The Michigan Economic Development Corp. announced that the state will be supporting three revitalization projects to bring new housing and economic growth to three Detroit neighborhoods, expected to generate a total capital investment of $33 million.
The Brush 8 Townhomes project will include a three-story multifamily building on two vacant sites in the Brush Park neighborhood of Detroit. It will consist of eight for-sale residential townhomes, a rooftop terrace, penthouse, garden, and alleyway improvements. It also includes upgrades to public infrastructure such as curbs, gutters, and paving the public alley.
The project is expected to generate a total capital investment of $4.8 million and will reactivate vacant property into a contextually appropriate building that will provide needed housing in the neighborhood.
The City of Detroit Brownfield Redevelopment Authority has received MSF approval of $29,220 in state tax capture for the reimbursement of brownfield remediation activities. The city is supporting the project through the approval of the local tax capture, valued at $201,145. The development team is also seeking a Neighborhood Enterprise Zone tax abatement that would apply to future residents of the property.
“The Detroit Economic Growth Corporation (DEGC) is committed to supporting Detroit-based and minority-owned development firms. We’re excited to support City Growth Partners, and its Brush 8 Townhomes development,” says Kenyetta Bridges, executive vice president of economic development and investment services at the DEGC. “The project will redevelop vacant and previously contaminated land to provide new, high-quality and design-forward residential opportunities for Detroit’s Brush Park neighborhood.”
The 1727 Merrick Redevelopment Project will include the construction of three three-story townhome buildings in the Woodbridge neighborhood near downtown Detroit. When completed, the project will consist of 23 for-sale townhomes and public infrastructure improvements including sidewalks, a public pocket park, bike infrastructure, and onsite underground stormwater management system.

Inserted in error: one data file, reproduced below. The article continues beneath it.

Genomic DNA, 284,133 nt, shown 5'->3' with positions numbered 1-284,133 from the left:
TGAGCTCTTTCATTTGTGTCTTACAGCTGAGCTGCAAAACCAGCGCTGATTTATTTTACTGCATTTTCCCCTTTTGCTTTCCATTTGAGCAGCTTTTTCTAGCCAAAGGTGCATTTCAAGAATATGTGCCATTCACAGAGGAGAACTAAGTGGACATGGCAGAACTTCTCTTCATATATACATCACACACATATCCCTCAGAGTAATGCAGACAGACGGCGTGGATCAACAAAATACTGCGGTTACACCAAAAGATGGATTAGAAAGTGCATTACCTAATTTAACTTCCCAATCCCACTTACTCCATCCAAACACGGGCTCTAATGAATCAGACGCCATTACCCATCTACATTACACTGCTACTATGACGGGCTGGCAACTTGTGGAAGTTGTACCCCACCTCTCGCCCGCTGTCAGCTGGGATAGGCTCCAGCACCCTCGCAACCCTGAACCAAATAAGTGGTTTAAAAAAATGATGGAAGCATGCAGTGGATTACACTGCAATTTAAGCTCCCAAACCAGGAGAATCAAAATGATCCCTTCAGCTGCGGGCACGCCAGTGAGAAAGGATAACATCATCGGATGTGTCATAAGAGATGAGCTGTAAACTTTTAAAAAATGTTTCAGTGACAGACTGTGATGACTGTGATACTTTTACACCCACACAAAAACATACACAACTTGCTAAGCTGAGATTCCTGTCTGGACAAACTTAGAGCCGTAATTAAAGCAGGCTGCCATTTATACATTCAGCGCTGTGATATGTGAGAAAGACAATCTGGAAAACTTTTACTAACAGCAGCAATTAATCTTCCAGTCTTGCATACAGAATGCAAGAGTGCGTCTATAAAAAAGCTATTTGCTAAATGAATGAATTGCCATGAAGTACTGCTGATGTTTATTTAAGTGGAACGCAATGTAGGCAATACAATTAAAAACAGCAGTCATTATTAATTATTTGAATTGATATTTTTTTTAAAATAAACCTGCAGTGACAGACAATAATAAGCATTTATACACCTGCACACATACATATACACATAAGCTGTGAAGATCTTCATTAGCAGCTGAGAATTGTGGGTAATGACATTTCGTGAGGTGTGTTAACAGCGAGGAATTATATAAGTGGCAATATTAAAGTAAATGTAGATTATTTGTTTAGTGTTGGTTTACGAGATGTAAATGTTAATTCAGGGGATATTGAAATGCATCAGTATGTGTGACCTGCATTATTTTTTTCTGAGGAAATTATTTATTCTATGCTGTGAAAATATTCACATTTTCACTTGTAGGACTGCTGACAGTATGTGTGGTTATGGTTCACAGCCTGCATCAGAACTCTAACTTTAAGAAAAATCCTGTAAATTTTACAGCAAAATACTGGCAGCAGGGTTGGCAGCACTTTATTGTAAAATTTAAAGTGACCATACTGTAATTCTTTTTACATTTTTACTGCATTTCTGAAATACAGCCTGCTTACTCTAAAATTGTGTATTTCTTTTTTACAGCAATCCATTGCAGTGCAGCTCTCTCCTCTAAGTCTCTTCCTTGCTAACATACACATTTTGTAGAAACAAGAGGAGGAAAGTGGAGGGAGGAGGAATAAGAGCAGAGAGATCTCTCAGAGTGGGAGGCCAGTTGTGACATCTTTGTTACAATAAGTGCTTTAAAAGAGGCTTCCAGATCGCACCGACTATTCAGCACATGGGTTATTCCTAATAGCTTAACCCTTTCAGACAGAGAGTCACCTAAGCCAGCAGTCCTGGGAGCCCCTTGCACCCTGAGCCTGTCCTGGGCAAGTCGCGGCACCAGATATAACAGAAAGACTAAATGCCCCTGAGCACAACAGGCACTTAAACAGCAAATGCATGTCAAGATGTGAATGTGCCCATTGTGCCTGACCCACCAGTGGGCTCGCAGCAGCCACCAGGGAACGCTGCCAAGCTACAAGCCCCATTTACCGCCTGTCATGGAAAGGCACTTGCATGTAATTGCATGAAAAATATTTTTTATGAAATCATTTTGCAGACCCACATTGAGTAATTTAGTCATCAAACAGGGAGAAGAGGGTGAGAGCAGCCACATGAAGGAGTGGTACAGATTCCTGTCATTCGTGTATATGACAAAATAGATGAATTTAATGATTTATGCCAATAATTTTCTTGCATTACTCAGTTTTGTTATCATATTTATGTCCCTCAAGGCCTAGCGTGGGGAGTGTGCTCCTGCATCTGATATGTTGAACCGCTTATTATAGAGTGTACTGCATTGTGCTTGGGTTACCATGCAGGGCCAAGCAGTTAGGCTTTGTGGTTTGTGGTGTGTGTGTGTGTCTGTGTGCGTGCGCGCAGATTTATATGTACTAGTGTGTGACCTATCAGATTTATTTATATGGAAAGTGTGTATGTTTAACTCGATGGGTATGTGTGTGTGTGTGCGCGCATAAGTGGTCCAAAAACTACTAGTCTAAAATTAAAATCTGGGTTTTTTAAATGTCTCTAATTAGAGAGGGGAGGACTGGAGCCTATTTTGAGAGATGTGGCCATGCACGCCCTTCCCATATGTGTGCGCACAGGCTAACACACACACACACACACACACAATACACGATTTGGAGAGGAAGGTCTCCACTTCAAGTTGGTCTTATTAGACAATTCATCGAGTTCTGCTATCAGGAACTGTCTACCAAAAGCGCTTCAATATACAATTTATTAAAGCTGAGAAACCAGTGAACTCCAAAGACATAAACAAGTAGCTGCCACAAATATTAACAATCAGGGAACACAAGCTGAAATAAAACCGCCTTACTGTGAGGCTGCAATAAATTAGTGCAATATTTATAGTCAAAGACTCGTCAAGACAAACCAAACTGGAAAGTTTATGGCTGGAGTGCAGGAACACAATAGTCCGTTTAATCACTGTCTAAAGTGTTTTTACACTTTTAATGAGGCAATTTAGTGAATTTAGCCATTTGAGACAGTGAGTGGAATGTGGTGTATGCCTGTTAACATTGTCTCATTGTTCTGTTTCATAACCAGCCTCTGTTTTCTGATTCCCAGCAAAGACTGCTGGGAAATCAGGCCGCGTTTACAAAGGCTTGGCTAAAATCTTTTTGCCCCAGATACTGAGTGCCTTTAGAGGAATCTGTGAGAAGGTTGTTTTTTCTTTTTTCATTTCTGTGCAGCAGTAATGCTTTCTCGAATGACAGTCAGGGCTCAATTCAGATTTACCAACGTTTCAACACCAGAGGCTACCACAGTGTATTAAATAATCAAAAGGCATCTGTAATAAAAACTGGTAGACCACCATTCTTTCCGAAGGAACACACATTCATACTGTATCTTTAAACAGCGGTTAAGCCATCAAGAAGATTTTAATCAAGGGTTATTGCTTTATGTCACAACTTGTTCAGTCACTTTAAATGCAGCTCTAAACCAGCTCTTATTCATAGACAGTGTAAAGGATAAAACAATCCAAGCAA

It is expected to generate a total capital investment of $7.1 million. The project will transform unused land into a development that will drive economic activity and contribute to the vitality and density of the neighborhood. It will also move tax-reverted Detroit Land Bank property back to productive use that generates tax base for the community.
“The Detroit Economic Growth Corp. is proud to support the redevelopment of the vacant 1727 Merrick site in Detroit’s Woodbridge neighborhood,” says Bridges. “The new construction will provide attainable homeownership opportunities for Detroit residents and families, which aligns with DEGC’s mission to provide inclusive economic opportunities within the communities we serve.”
The 3700 Trumbull Redevelopment Project will include the construction of 65 new, for-sale market-rate townhomes on 11 parcels in the Woodbridge area of Detroit. It will include public improvements such as storm water management features, installation of streetlights, sidewalks, landscaping, and creation of a community commons area connecting Scripps Park and Rose Dog Park that will be accessible to the public.
The project is expected to generate a total capital investment of $20.9 million. It will also provide needed workforce housing options immediately adjacent to an employment center and serve as a catalyst for further economic growth in the surrounding commercial district.
The City of Detroit Brownfield Redevelopment Authority has received MSF approval of $192,481 in state tax capture for the reimbursement of eligible activities. The city of Detroit is supporting the project through the approval of local tax capture, and it is anticipated that the city will approve a Neighborhood Enterprise Zone tax abatement valued at $6.4 million.
“These three development projects reflect our continued focus on supporting innovative placemaking efforts in communities throughout the state that lays the foundation for long-term economic wins and greater opportunity for Michiganders,” says Quentin L. Messer, Jr., CEO of MEDC and president and chair of the MSF Board.
“By focusing on traditional neighborhoods and increasing much-needed housing options, we are working with our local partners in Detroit to establish vibrant, unique places that residents and visitors will enjoy.”